In use, and looking now at Fig. 8, spiked washer 10 is impacted into position against the proximal end of the fifth metatarsal, and then intramedullary screw 30 is advanced through central opening 15 of spiked washer 10 and down the intramedullary canal of the fifth metatarsal, such that distal threads 45 of intramedullary screw 30 and proximal threads 50 of intramedullary screws 30 engage with the wall of the intramedullary canal so as to generate a compressive force therebetween (i.e., a compressive force between the distal bone fragment and the proximal bone fragment) and locking threads 52 of intramedullary screw 30 engage with screw threads 25 in central opening 15 of spiked washer 10 so as to lock

intramedullary screw 30 to spiked washer 10.

In the intramedullary screw 30 shown in Figs. 5, 6, 8, 9, 12, 13, 15, 16 and 18-20, distal threads 45 are separated from proximal threads 50 by a gap (i.e., shaft 35 of intramedullary screw 30 is threadless along an intermediate portion of the shaft) . This construction can be advantageous since it facilitates forming distal threads 45 and proximal threads 50 with different thread pitches. However, if desired, distal threads 45 and proximal threads 50 can be formed as parts of a single continuous thread, with the thread pitch varying along shaft 35 (e.g., with two discrete thread sections each having a different fixed thread pitch such as is shown in Fig. 8A, or with a thread pitch which varies at a constant rate along the length of the single continuous thread such as is shown in Fig. 8B, or with a thread pitch which varies at a variable rate along the length of the single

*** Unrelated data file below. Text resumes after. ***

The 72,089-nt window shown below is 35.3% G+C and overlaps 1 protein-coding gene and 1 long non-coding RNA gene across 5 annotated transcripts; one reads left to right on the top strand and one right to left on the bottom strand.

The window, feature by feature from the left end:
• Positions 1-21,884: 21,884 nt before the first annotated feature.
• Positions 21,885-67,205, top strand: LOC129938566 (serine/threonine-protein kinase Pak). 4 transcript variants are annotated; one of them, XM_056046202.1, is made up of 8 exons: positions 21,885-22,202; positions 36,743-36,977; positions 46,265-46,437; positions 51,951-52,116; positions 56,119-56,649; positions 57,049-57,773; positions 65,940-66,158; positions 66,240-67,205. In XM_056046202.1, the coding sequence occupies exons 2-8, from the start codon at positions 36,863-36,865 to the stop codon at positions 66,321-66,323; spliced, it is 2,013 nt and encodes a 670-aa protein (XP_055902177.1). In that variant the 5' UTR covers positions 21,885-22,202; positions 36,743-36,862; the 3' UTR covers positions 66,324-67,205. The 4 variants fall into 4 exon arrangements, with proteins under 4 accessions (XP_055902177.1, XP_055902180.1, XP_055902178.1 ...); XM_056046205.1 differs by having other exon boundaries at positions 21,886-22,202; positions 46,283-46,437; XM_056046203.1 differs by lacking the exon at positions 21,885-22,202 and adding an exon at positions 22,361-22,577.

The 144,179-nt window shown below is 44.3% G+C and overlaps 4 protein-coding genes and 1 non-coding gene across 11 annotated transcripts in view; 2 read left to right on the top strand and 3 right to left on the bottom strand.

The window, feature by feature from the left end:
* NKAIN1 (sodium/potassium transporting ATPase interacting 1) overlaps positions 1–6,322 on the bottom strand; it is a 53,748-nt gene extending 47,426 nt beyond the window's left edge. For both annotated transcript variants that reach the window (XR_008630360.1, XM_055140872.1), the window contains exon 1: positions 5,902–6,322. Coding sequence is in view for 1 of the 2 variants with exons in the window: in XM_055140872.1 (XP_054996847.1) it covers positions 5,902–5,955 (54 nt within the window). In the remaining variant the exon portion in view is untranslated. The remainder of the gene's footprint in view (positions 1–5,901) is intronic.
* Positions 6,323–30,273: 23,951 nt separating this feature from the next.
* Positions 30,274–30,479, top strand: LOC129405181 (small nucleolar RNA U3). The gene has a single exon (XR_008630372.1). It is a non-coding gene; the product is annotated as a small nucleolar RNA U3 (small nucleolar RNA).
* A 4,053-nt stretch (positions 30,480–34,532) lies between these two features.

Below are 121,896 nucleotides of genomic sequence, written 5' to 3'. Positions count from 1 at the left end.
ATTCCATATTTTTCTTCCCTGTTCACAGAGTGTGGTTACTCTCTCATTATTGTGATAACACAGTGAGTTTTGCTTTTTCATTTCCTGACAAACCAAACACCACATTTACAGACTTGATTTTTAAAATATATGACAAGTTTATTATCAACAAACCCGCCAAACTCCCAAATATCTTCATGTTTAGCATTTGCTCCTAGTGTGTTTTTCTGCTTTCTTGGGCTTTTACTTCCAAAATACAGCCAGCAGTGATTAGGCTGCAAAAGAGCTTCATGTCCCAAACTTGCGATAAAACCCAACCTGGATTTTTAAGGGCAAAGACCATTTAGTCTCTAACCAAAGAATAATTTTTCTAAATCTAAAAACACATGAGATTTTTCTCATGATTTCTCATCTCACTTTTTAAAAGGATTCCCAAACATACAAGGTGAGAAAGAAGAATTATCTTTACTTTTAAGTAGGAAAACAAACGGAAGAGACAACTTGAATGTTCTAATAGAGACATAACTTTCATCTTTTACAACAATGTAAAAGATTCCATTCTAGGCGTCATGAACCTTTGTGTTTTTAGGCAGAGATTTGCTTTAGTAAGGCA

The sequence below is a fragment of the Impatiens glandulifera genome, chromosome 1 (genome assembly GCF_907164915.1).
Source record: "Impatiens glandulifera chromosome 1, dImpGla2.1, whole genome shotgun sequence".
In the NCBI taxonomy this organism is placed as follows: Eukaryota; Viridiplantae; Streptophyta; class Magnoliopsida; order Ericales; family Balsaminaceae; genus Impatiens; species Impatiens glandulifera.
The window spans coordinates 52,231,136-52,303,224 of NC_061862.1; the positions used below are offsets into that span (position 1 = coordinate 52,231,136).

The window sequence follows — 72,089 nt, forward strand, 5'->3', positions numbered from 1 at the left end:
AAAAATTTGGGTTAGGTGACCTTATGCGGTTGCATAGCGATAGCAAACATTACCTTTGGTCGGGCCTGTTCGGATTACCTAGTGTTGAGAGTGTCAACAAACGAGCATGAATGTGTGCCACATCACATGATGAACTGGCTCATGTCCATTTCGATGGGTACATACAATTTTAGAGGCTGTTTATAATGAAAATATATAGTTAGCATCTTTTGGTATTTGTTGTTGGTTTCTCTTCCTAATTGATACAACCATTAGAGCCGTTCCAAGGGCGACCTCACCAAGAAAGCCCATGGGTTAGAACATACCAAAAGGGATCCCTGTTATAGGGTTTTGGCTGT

continuous thread such as is shown in Fig. 8C, etc.) .

Additional Applications

It is also possible to use the novel surgical implant system of the present invention for other applications. By way of example but not limitation, Figs. 9-23 show a variety of surgical procedures which may be enhanced by using the novel surgical implant system of the present invention. Still other possible applications include LCL knee repairs, patellar tendon avulsions, PCL avulsion fractures, Pec tendon

avulsions, etc.

Modifications Of The Preferred Embodiments

It should be understood that many additional changes in the details, materials, steps and

arrangements of parts, which have been herein

described and illustrated in order to explain the nature of the present invention, may be made by those skilled in the art while still remaining within the principles and scope of the invention.